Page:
A total of 683 people underwent NHS Scotland surgery to remove their feet and legs last year, an increase of 32 per cent from two years earlier when 521 had the operation.
The official figures also reveal that 139 people suffering from diabetes or a build-up of fat in the arteries have died in theatre in the last four years.
The health service has spent almost £230 million in three years on drugs to treat the conditions.
NHS Greater Glasgow and Clyde was the health board with the highest number of amputations in 2013, with 132 treatments. It was followed by Grampian, with 93.
Last year's statistics suggest that nearly 250,000 people, or five per cent of the population, have diabetes.
Dr Jean Turner, executive director of the Scotland Patients Association, described the epidemic highlighted by the figures as a "ticking time bomb" with bad diets, smoking and lack of exercise to blame.
She said: "As the nation gets heavier there is a higher prevalence of diabetes and so more and more people need amputations. The problem is spiralling out of control.
"Some people can't cut their toenails and they have poor circulation. If they get a cut and they have diabetes then they are highly likely to get an infection.
"If more people are losing limbs then this means a much greater cost to the health service, not just the expensive operation, but the prosthesis, cost of a wheelchair and the physiotherapy needed to learn how to walk. They are also much less able to look after themselves."
The former GP highlighted the need to educate youngsters about the importance of leading a healthy lifestyle.
"Children need to be taught from a very young age that taking regular exercise and eating a balanced diet is absolutely crucial," she said.
"They need to be able to spot the danger signs of diabetes."
Diabetes is a lifelong condition that causes a person's blood sugar level to become too high over a prolonged period. Excessive body weight and lack of exercise are often thought to cause Type 2, but the cause of Type 1 is unknown.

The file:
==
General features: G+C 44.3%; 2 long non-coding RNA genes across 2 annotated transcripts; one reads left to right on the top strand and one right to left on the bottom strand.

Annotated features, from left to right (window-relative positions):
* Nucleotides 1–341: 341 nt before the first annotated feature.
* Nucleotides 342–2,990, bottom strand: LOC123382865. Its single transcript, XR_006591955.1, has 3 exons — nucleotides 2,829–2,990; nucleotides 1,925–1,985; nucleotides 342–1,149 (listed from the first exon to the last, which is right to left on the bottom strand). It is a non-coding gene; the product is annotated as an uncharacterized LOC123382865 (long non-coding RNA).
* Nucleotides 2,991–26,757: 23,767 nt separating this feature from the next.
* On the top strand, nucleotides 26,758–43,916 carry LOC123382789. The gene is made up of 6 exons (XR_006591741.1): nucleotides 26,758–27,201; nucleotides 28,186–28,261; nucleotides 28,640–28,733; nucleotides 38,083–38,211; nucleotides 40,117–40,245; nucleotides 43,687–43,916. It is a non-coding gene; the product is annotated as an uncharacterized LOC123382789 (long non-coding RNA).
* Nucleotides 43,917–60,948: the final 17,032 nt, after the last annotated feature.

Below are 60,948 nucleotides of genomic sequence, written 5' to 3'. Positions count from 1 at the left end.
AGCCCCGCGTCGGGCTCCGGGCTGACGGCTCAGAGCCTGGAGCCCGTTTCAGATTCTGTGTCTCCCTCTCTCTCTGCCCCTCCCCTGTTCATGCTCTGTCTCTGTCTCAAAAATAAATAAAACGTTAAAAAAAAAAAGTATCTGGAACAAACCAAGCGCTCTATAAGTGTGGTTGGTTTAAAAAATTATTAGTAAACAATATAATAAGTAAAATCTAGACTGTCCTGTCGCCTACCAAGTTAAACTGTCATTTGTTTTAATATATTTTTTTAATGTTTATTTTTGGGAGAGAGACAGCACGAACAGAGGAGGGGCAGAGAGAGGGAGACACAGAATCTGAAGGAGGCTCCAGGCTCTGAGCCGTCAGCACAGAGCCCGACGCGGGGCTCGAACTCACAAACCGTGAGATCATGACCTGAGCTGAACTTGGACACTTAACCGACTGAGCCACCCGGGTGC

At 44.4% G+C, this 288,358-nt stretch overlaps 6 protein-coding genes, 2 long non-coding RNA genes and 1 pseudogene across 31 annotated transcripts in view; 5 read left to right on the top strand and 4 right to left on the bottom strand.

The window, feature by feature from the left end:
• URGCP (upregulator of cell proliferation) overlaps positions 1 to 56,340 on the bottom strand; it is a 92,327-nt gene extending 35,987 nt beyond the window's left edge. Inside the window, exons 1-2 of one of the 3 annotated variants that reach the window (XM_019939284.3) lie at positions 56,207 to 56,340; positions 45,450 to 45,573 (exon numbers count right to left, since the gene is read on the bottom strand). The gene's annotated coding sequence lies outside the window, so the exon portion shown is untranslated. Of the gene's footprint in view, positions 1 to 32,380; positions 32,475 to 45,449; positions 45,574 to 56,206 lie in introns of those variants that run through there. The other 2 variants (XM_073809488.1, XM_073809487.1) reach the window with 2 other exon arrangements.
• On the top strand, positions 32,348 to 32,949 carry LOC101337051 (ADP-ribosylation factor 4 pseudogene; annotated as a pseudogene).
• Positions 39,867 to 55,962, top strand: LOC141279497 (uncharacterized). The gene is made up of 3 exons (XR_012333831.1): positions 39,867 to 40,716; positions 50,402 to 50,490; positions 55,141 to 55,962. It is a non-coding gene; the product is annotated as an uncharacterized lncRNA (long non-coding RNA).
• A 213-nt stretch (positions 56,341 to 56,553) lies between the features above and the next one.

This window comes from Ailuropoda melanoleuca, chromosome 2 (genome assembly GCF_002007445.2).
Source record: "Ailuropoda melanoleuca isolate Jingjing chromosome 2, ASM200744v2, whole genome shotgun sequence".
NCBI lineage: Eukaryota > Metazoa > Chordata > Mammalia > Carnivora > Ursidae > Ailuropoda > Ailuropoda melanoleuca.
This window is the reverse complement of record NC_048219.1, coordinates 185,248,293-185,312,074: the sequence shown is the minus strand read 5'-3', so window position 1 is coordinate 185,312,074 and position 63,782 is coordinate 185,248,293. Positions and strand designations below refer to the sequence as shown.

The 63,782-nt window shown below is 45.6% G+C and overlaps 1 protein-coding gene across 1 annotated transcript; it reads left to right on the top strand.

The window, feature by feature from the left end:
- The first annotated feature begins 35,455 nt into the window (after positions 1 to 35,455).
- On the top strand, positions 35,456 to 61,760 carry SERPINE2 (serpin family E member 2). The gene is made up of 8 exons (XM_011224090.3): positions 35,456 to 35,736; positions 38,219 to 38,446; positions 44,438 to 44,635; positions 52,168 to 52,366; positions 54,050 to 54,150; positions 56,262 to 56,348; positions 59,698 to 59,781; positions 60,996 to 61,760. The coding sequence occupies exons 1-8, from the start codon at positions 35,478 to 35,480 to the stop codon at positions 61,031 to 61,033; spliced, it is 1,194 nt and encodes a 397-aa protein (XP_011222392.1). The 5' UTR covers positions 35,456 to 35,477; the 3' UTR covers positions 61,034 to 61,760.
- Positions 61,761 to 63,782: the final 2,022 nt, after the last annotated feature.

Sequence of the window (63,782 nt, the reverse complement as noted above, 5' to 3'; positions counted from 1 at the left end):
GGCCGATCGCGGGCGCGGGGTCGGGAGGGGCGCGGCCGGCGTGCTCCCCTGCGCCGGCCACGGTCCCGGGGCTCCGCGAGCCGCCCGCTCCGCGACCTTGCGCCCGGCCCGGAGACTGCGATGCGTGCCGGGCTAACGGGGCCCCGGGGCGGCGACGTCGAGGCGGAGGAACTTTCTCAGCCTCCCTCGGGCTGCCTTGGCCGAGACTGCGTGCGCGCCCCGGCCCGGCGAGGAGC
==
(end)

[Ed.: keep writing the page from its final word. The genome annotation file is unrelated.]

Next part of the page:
Total amputations due to complications from diabetes and peripheral vascular disease have increased by 20 per cent, from 1,062 in 2011 to 1,267 in 2013.
Peripheral vascular disease develops when a build-up of fatty deposits in the arteries restricts blood supply to leg muscles.
Scottish Conservative health spokesman Jackson Carlaw said: "This is another reminder about just how huge a challenge illnesses linked to lifestyle are becoming.
"Diabetes is one such condition, and we know that in many cases a healthier diet and more active lifestyle could have helped ward it off.
"While the NHS and Scottish Government have to work hard on awareness issues, it also comes down to personal responsibility."
More than 268,154 people were diagnosed with diabetes in 2013, up from 258,570 in 2012.
The Government said it had successfully rolled out a system that identifies diabetes patients at the highest risk of developing foot problems, and expected the number of amputations to fall over the coming years.
Type 2 diabetes sufferer Steve Graham, 75, had a toe and part of his foot amputated in 2002.
Mr Graham, of Aberdeenshire, said there are still mixed messages from the authorities about the need for suffers to take exercise.
"This type of problem is just going to get worse and worse if something isn't done about obesity," he added.